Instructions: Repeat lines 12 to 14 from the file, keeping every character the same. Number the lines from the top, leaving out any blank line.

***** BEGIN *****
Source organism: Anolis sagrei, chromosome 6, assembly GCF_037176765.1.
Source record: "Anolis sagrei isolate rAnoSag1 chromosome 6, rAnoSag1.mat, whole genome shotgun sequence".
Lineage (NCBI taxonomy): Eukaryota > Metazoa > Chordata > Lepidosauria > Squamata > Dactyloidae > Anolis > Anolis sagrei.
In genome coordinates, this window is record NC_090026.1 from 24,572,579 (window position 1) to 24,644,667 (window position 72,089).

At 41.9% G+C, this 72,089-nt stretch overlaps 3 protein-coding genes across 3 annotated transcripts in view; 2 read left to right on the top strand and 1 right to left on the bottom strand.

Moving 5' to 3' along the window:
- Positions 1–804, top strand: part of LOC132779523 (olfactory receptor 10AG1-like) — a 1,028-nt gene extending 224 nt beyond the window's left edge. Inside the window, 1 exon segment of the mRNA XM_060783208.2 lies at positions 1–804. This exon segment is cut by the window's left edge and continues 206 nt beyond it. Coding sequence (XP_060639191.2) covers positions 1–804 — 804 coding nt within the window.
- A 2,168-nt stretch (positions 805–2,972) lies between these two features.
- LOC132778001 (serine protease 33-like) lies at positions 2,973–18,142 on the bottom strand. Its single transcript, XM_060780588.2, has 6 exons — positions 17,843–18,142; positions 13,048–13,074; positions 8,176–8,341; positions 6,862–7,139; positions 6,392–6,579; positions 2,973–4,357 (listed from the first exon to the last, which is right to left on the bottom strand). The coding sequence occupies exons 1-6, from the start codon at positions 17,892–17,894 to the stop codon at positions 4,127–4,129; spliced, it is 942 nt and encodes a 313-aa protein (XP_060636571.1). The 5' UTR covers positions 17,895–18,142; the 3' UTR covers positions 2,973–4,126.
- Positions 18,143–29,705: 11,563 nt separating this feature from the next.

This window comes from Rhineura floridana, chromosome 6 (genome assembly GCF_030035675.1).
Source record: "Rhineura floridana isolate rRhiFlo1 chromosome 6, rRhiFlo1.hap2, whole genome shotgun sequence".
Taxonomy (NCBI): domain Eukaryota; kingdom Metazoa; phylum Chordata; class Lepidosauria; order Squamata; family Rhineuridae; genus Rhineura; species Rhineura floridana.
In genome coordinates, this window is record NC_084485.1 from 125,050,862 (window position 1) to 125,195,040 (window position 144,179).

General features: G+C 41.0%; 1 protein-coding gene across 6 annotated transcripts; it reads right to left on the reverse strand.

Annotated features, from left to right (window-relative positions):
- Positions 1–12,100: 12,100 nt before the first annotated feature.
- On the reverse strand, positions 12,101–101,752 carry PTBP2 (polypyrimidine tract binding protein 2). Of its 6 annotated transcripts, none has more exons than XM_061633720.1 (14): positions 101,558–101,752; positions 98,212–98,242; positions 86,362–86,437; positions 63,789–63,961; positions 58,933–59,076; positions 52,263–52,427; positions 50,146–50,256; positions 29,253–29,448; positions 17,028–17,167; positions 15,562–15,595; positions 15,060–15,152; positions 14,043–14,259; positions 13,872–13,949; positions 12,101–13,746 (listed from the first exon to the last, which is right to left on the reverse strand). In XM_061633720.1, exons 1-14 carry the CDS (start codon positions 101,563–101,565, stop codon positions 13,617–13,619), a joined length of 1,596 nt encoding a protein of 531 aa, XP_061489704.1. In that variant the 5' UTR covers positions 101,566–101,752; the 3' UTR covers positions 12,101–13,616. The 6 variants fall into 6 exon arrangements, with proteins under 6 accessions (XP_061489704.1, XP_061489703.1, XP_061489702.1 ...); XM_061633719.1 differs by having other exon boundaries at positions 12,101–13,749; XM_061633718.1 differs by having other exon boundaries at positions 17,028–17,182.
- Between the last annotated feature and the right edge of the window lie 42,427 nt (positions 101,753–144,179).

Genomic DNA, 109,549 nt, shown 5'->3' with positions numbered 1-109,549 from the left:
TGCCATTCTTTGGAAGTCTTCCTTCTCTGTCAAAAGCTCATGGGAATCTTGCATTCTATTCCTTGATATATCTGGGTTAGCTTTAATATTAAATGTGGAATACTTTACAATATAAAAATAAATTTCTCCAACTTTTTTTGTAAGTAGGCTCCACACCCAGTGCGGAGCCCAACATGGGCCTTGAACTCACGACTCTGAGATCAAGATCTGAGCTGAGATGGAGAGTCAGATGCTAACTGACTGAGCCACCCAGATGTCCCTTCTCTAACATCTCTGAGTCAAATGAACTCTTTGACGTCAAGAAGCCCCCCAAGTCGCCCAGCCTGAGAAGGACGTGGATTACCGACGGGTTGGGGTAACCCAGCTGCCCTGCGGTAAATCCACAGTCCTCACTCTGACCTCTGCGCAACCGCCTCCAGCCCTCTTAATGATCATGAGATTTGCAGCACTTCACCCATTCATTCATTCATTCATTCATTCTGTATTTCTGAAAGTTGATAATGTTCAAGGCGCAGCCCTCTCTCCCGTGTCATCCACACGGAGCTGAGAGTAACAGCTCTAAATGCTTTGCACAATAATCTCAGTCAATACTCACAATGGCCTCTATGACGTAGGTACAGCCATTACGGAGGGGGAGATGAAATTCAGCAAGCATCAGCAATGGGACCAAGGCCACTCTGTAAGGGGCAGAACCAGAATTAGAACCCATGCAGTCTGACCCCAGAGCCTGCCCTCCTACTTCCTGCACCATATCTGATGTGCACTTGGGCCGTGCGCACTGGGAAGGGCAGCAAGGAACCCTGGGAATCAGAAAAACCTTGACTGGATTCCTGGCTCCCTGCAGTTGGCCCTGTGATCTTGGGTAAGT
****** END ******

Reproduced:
Source record: "Rhineura floridana isolate rRhiFlo1 chromosome 6, rRhiFlo1.hap2, whole genome shotgun sequence".
Taxonomy (NCBI): domain Eukaryota; kingdom Metazoa; phylum Chordata; class Lepidosauria; order Squamata; family Rhineuridae; genus Rhineura; species Rhineura floridana.
In genome coordinates, this window is record NC_084485.1 from 125,050,862 (window position 1) to 125,195,040 (window position 144,179).